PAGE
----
reflect it.

Thus far, I think most of the contributors to this thread (on all sides)
will be nodding their heads in agreement, with no points of contention (If
I'm wrong about this, I'm sure I'll hear about it). So now that I've taken
the time to draw my little picture to be used as a common reference point,
I'd like to use it to get some explicit assertions out of Ken and Tom (and
others), so that we can eliminate semantic ambiguities.

We could use it to address the issue of whether the population that existed
at node 9 represents the "mother" of the extant species "A" and "B"
(equivalent sisters to each other), versus whether it would be more
appropriate to think of it in terms of extinct "W" being a short-lived
"daughter" of the otherwise stable mother "F", etc. -- but I'd rather keep
the focus on what started all of this discussion; which is, how should we
apply scientific names to critters to represent our "classification"?

I'll start with some specific questions/comments, based on the "nodes" and
"species" as indicated in the cladogram.  For convenience, I've reproduced
it below to minimize the need to scroll up and down. For an example of
naming conventions, we'll assume that the monophyletic clade consisting of
A-G + W-Z, which is defined by node 0, bears the higher taxon name "Zero",
and everyone is happy with that nomenclatural assignment.

^   A   B   C D     E           F   G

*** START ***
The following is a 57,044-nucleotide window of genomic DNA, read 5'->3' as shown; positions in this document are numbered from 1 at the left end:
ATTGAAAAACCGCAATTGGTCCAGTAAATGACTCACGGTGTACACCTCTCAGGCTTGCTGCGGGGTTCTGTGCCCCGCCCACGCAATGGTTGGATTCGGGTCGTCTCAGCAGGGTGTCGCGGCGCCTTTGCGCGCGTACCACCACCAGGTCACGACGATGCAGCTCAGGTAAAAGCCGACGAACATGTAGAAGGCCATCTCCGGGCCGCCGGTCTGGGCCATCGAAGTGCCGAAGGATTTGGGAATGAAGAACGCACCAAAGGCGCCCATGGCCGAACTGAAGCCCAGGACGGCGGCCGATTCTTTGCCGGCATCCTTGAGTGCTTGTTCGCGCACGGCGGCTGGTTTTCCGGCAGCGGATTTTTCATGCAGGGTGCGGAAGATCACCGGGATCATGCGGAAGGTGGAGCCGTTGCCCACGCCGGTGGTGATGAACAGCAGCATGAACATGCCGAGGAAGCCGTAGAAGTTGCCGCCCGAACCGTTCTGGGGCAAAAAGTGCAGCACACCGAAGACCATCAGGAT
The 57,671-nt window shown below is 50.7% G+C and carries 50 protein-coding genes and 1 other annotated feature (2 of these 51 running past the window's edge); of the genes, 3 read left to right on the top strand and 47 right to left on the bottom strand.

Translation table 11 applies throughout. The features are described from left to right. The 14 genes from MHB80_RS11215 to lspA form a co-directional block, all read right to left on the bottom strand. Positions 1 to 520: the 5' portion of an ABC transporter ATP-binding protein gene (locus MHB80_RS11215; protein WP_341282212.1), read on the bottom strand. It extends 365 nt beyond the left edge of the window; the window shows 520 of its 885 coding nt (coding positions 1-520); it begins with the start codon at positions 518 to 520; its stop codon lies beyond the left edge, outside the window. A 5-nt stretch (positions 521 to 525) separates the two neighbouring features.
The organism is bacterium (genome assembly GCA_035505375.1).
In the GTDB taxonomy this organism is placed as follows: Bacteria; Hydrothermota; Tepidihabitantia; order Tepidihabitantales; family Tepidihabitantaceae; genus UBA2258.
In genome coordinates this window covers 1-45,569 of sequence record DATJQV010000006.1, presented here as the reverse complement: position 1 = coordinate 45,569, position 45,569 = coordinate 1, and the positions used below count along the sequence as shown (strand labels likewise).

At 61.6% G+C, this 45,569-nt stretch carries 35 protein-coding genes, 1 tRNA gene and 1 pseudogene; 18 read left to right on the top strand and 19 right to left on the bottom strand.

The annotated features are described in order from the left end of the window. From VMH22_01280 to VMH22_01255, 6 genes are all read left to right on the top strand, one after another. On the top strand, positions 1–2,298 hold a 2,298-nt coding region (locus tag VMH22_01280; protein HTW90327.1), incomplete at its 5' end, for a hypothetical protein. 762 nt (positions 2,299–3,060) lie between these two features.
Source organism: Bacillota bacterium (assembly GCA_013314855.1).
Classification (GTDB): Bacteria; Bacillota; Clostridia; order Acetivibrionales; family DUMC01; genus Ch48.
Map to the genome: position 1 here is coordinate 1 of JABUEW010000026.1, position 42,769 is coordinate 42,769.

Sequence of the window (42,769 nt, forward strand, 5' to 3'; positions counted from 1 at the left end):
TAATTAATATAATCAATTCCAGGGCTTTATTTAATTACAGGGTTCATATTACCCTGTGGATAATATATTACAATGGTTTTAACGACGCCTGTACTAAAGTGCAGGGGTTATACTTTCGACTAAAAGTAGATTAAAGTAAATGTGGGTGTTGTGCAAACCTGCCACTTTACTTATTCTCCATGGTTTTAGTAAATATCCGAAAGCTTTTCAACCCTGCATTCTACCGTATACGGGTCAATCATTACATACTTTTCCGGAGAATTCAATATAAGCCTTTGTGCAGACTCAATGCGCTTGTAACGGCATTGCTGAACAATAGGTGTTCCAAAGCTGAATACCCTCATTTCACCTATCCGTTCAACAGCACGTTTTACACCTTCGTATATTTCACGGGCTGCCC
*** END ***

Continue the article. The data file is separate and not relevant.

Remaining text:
|    \ /   /   \   /       W   /   /
^     9   /     \ /         \ /   /
|      \ /   X   7       Y   8   /
^       6   /   /   Z   /   /   /
|        \ /   /     \ /   /   /
T         4   /       5   /   /
I          \ /       /   /   /
M           3       /   /   /
E            \     /   /   /
^             \   /   /   /
|              \ /   /   /
^               2   /   /
|                \ /   /
^                 1   /
|                  \ /
^                   0
|                    \


1. Suppose that we decide that the differences between the species cluster
A-C warrant a sub-grouping name that nomenclaturally identifies them as
distinct from the species cluster consisting of "D" and "E". I think most
people would be able to name the D-E complex easily enough -- we just call
them "Seven".  But what about the A-C complex?  We could restrict the
definition of the sub-grouping name to include only those descendants of the
most recent common ancestor of "A" and "C", in which case the name would be
"Six" -- but that would leave "X" out hanging in the paraphyletic breeze.
So, do we:

a) Define the subgroup name "Four" as those descendants of the most recent
common ancestor of "A" and "X", instead of defining "Six" as stated above?
b) Recognize three subgroups of: "Seven", "Four", and "Six" (or, perhaps,